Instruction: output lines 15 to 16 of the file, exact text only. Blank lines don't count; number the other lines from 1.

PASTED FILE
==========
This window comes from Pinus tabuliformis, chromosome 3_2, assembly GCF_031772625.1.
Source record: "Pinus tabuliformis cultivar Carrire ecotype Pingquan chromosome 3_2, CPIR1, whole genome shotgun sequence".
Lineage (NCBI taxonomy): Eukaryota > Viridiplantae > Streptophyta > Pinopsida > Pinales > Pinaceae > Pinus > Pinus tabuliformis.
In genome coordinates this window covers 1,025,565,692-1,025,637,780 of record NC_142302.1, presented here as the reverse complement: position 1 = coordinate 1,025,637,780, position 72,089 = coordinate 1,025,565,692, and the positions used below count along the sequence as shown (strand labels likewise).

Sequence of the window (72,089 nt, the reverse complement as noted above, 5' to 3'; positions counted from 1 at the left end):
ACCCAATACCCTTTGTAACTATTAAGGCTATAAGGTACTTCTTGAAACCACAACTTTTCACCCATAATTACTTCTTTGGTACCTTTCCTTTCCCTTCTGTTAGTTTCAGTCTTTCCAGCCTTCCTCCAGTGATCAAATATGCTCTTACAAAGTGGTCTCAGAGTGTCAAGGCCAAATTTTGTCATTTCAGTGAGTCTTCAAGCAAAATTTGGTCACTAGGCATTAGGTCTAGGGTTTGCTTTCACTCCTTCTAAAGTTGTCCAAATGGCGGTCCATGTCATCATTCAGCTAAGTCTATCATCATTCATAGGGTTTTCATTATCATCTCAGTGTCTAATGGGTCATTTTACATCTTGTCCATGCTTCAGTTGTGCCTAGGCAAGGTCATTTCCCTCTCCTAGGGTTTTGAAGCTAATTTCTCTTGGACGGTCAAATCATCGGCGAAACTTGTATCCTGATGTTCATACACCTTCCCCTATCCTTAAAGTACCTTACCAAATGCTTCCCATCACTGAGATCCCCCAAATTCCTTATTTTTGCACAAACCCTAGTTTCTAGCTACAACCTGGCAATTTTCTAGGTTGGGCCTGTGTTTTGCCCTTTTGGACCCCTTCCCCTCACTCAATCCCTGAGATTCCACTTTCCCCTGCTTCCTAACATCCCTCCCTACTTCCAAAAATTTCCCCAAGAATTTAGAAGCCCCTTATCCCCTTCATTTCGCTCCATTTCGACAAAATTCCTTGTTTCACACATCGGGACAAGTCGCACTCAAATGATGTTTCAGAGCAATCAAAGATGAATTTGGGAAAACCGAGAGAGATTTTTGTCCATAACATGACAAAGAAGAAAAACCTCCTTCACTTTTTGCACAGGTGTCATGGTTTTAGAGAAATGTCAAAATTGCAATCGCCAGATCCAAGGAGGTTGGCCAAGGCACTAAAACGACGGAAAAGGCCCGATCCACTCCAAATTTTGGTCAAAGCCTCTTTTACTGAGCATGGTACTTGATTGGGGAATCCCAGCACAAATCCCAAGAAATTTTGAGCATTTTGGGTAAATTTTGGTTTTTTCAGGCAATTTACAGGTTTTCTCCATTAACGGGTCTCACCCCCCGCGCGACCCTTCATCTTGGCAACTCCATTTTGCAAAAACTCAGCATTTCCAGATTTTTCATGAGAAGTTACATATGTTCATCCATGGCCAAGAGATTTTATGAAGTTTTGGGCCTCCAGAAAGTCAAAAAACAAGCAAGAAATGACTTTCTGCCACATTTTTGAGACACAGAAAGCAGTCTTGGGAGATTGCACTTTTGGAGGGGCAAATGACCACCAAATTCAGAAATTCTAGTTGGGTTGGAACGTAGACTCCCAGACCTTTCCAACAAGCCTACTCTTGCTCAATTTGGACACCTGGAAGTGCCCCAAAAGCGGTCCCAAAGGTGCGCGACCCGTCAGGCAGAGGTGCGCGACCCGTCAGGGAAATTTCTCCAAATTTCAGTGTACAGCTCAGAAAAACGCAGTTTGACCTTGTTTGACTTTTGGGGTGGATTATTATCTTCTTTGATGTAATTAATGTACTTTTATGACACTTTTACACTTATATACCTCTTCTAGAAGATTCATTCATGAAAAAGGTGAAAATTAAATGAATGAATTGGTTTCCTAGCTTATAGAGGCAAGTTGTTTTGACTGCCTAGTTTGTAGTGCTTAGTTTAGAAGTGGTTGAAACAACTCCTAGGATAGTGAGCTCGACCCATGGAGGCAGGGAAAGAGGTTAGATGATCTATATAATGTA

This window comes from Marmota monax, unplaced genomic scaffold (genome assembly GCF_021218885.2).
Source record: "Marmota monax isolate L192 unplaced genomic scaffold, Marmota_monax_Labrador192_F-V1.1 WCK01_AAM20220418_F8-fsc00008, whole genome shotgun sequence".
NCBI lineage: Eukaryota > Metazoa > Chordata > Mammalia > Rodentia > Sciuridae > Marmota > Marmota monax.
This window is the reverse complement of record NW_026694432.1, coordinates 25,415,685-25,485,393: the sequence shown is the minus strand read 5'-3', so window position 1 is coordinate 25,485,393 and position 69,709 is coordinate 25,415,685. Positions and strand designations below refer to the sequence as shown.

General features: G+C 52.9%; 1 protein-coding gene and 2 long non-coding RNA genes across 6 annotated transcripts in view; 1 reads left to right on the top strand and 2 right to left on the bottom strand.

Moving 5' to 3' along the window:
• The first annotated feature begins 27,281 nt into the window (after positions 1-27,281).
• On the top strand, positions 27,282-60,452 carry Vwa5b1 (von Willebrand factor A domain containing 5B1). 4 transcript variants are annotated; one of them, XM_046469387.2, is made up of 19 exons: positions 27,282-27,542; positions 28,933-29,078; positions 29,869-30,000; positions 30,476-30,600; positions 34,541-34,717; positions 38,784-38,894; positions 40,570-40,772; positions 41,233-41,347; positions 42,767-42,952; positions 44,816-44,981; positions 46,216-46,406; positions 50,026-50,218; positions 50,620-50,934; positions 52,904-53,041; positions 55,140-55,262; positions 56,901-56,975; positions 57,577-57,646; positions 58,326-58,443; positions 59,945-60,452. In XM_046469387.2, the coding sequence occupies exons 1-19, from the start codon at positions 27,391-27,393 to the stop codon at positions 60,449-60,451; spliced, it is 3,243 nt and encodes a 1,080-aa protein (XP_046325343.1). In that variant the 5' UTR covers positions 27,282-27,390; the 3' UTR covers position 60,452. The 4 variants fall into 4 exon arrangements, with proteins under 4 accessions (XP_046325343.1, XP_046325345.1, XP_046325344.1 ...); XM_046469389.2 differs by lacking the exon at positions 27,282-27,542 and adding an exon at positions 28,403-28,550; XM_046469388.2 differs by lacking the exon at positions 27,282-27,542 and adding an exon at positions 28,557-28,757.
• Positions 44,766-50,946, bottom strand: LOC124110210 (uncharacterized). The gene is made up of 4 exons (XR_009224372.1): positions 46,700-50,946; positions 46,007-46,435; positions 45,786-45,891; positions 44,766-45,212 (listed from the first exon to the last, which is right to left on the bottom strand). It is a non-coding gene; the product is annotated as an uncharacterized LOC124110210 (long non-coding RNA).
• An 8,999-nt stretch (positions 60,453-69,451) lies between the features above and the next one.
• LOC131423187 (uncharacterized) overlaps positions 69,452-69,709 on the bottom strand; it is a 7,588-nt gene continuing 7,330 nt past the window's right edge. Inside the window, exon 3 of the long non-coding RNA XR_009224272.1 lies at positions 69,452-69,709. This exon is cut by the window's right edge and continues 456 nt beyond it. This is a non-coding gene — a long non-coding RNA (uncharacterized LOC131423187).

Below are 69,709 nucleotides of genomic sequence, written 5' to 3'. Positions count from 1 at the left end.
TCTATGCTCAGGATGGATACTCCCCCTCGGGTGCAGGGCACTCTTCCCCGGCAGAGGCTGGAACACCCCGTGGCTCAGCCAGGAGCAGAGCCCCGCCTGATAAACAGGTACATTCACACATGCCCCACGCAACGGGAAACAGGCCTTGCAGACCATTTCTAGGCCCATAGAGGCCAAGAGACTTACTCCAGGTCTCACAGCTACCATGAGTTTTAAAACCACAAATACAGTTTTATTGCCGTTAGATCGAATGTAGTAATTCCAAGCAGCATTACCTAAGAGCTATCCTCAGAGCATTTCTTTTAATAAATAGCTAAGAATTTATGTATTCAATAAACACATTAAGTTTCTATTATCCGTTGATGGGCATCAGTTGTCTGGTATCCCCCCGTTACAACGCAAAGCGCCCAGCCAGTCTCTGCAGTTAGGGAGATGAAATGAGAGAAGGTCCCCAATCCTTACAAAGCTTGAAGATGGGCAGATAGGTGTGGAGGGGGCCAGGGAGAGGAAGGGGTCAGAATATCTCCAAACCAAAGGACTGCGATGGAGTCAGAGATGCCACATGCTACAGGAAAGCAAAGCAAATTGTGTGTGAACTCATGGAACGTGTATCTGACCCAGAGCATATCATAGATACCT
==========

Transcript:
• Positions 44,766-50,946, bottom strand: LOC124110210 (uncharacterized). The gene is made up of 4 exons (XR_009224372.1): positions 46,700-50,946; positions 46,007-46,435; positions 45,786-45,891; positions 44,766-45,212 (listed from the first exon to the last, which is right to left on the bottom strand). It is a non-coding gene; the product is annotated as an uncharacterized LOC124110210 (long non-coding RNA).
• An 8,999-nt stretch (positions 60,453-69,451) lies between the features above and the next one.